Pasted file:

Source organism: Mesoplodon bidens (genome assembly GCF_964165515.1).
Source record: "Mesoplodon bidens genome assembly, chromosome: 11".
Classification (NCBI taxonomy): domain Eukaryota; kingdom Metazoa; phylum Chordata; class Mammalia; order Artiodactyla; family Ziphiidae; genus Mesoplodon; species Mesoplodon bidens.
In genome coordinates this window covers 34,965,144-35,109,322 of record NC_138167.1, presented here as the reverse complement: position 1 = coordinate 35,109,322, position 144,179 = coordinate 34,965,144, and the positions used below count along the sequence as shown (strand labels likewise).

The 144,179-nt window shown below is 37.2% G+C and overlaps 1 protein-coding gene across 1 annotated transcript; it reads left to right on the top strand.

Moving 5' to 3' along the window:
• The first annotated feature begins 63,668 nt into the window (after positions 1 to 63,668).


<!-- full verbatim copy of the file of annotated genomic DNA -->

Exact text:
Source organism: Mesoplodon bidens (genome assembly GCF_964165515.1).
Source record: "Mesoplodon bidens genome assembly, chromosome: 11".
Classification (NCBI taxonomy): domain Eukaryota; kingdom Metazoa; phylum Chordata; class Mammalia; order Artiodactyla; family Ziphiidae; genus Mesoplodon; species Mesoplodon bidens.
In genome coordinates this window covers 34,965,144-35,109,322 of record NC_138167.1, presented here as the reverse complement: position 1 = coordinate 35,109,322, position 144,179 = coordinate 34,965,144, and the positions used below count along the sequence as shown (strand labels likewise).

The 144,179-nt window shown below is 37.2% G+C and overlaps 1 protein-coding gene across 1 annotated transcript; it reads left to right on the top strand.

Moving 5' to 3' along the window:
• The first annotated feature begins 63,668 nt into the window (after positions 1 to 63,668).